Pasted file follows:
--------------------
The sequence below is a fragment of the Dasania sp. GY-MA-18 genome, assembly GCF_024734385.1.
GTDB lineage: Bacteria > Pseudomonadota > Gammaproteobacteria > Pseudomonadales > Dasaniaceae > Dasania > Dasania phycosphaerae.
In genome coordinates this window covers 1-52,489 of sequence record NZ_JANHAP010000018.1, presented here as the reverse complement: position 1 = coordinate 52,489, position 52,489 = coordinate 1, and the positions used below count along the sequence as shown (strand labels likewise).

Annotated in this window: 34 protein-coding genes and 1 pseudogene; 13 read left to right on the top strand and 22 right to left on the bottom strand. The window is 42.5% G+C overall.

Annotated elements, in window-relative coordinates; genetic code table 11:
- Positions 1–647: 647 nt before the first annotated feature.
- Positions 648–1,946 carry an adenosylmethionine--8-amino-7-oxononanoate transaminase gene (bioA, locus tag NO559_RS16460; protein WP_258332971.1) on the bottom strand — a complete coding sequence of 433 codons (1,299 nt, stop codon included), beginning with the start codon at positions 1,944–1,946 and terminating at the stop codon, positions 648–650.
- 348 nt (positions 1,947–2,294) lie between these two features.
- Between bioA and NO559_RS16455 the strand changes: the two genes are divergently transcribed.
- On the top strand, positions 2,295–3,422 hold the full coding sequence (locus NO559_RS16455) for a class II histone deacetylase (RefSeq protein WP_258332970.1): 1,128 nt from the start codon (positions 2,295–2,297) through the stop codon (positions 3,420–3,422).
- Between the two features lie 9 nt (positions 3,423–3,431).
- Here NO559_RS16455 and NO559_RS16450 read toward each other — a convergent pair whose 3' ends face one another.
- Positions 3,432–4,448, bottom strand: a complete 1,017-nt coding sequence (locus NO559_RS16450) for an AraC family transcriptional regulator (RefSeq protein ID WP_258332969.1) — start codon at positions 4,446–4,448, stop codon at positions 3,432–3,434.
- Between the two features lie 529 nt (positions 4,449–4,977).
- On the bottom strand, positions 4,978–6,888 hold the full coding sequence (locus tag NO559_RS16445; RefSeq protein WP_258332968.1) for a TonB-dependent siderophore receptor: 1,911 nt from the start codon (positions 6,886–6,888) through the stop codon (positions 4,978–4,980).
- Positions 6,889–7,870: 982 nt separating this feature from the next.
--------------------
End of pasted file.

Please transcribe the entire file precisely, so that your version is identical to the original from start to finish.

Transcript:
The sequence below is a fragment of the Dasania sp. GY-MA-18 genome, assembly GCF_024734385.1.
GTDB lineage: Bacteria > Pseudomonadota > Gammaproteobacteria > Pseudomonadales > Dasaniaceae > Dasania > Dasania phycosphaerae.
In genome coordinates this window covers 1-52,489 of sequence record NZ_JANHAP010000018.1, presented here as the reverse complement: position 1 = coordinate 52,489, position 52,489 = coordinate 1, and the positions used below count along the sequence as shown (strand labels likewise).

Annotated in this window: 34 protein-coding genes and 1 pseudogene; 13 read left to right on the top strand and 22 right to left on the bottom strand. The window is 42.5% G+C overall.

Annotated elements, in window-relative coordinates; genetic code table 11:
- Positions 1–647: 647 nt before the first annotated feature.
- Positions 648–1,946 carry an adenosylmethionine--8-amino-7-oxononanoate transaminase gene (bioA, locus tag NO559_RS16460; protein WP_258332971.1) on the bottom strand — a complete coding sequence of 433 codons (1,299 nt, stop codon included), beginning with the start codon at positions 1,944–1,946 and terminating at the stop codon, positions 648–650.
- 348 nt (positions 1,947–2,294) lie between these two features.
- Between bioA and NO559_RS16455 the strand changes: the two genes are divergently transcribed.
- On the top strand, positions 2,295–3,422 hold the full coding sequence (locus NO559_RS16455) for a class II histone deacetylase (RefSeq protein WP_258332970.1): 1,128 nt from the start codon (positions 2,295–2,297) through the stop codon (positions 3,420–3,422).
- Between the two features lie 9 nt (positions 3,423–3,431).
- Here NO559_RS16455 and NO559_RS16450 read toward each other — a convergent pair whose 3' ends face one another.
- Positions 3,432–4,448, bottom strand: a complete 1,017-nt coding sequence (locus NO559_RS16450) for an AraC family transcriptional regulator (RefSeq protein ID WP_258332969.1) — start codon at positions 4,446–4,448, stop codon at positions 3,432–3,434.
- Between the two features lie 529 nt (positions 4,449–4,977).
- On the bottom strand, positions 4,978–6,888 hold the full coding sequence (locus tag NO559_RS16445; RefSeq protein WP_258332968.1) for a TonB-dependent siderophore receptor: 1,911 nt from the start codon (positions 6,886–6,888) through the stop codon (positions 4,978–4,980).
- Positions 6,889–7,870: 982 nt separating this feature from the next.